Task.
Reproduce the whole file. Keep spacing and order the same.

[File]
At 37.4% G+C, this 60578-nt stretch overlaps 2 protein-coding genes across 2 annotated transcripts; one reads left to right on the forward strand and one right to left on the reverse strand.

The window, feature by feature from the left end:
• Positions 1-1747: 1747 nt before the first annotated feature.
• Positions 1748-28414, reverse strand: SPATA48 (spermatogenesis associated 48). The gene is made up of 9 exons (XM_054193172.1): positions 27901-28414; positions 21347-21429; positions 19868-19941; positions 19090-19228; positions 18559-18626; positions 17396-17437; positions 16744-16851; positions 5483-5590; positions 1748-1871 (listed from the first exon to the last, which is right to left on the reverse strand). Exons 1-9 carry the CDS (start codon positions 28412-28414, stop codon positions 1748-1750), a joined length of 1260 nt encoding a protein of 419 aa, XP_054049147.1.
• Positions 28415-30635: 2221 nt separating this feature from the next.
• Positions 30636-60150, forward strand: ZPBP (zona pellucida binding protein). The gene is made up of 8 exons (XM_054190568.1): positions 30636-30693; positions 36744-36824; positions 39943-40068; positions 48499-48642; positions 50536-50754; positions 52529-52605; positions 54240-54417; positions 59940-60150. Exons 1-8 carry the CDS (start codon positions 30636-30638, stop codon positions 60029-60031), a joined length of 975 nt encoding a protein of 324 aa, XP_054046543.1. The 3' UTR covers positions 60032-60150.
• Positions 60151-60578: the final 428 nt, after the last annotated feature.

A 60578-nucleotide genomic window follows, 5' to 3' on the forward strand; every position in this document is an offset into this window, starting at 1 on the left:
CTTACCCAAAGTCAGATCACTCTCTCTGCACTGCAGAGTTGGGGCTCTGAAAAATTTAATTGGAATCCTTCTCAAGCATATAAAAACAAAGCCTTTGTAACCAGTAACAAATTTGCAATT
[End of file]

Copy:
At 37.4% G+C, this 60578-nt stretch overlaps 2 protein-coding genes across 2 annotated transcripts; one reads left to right on the forward strand and one right to left on the reverse strand.

The window, feature by feature from the left end:
• Positions 1-1747: 1747 nt before the first annotated feature.
• Positions 1748-28414, reverse strand: SPATA48 (spermatogenesis associated 48). The gene is made up of 9 exons (XM_054193172.1): positions 27901-28414; positions 21347-21429; positions 19868-19941; positions 19090-19228; positions 18559-18626; positions 17396-17437; positions 16744-16851; positions 5483-5590; positions 1748-1871 (listed from the first exon to the last, which is right to left on the reverse strand). Exons 1-9 carry the CDS (start codon positions 28412-28414, stop codon positions 1748-1750), a joined length of 1260 nt encoding a protein of 419 aa, XP_054049147.1.
• Positions 28415-30635: 2221 nt separating this feature from the next.
• Positions 30636-60150, forward strand: ZPBP (zona pellucida binding protein). The gene is made up of 8 exons (XM_054190568.1): positions 30636-30693; positions 36744-36824; positions 39943-40068; positions 48499-48642; positions 50536-50754; positions 52529-52605; positions 54240-54417; positions 59940-60150. Exons 1-8 carry the CDS (start codon positions 30636-30638, stop codon positions 60029-60031), a joined length of 975 nt encoding a protein of 324 aa, XP_054046543.1. The 3' UTR covers positions 60032-60150.
• Positions 60151-60578: the final 428 nt, after the last annotated feature.

A 60578-nucleotide genomic window follows, 5' to 3' on the forward strand; every position in this document is an offset into this window, starting at 1 on the left:
CTTACCCAAAGTCAGATCACTCTCTCTGCACTGCAGAGTTGGGGCTCTGAAAAATTTAATTGGAATCCTTCTCAAGCATATAAAAACAAAGCCTTTGTAACCAGTAACAAATTTGCAATT